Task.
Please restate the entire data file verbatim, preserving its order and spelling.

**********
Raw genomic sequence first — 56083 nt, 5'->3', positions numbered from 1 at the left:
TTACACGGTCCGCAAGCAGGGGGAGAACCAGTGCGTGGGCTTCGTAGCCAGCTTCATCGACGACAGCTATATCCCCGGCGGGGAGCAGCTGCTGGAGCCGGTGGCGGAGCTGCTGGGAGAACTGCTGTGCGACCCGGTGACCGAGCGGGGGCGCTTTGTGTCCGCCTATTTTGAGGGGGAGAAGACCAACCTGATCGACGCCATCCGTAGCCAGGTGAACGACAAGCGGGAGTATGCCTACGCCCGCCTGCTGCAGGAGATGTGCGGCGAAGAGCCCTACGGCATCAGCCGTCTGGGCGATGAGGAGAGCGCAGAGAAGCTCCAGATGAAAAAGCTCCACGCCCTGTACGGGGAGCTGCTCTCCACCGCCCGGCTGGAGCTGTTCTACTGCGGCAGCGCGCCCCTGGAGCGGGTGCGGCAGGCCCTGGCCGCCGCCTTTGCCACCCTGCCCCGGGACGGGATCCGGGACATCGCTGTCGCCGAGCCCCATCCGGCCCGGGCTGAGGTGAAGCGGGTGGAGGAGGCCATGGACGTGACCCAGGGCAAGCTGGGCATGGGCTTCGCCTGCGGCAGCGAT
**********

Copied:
Raw genomic sequence first — 56083 nt, 5'->3', positions numbered from 1 at the left:
TTACACGGTCCGCAAGCAGGGGGAGAACCAGTGCGTGGGCTTCGTAGCCAGCTTCATCGACGACAGCTATATCCCCGGCGGGGAGCAGCTGCTGGAGCCGGTGGCGGAGCTGCTGGGAGAACTGCTGTGCGACCCGGTGACCGAGCGGGGGCGCTTTGTGTCCGCCTATTTTGAGGGGGAGAAGACCAACCTGATCGACGCCATCCGTAGCCAGGTGAACGACAAGCGGGAGTATGCCTACGCCCGCCTGCTGCAGGAGATGTGCGGCGAAGAGCCCTACGGCATCAGCCGTCTGGGCGATGAGGAGAGCGCAGAGAAGCTCCAGATGAAAAAGCTCCACGCCCTGTACGGGGAGCTGCTCTCCACCGCCCGGCTGGAGCTGTTCTACTGCGGCAGCGCGCCCCTGGAGCGGGTGCGGCAGGCCCTGGCCGCCGCCTTTGCCACCCTGCCCCGGGACGGGATCCGGGACATCGCTGTCGCCGAGCCCCATCCGGCCCGGGCTGAGGTGAAGCGGGTGGAGGAGGCCATGGACGTGACCCAGGGCAAGCTGGGCATGGGCTTCGCCTGCGGCAGCGAT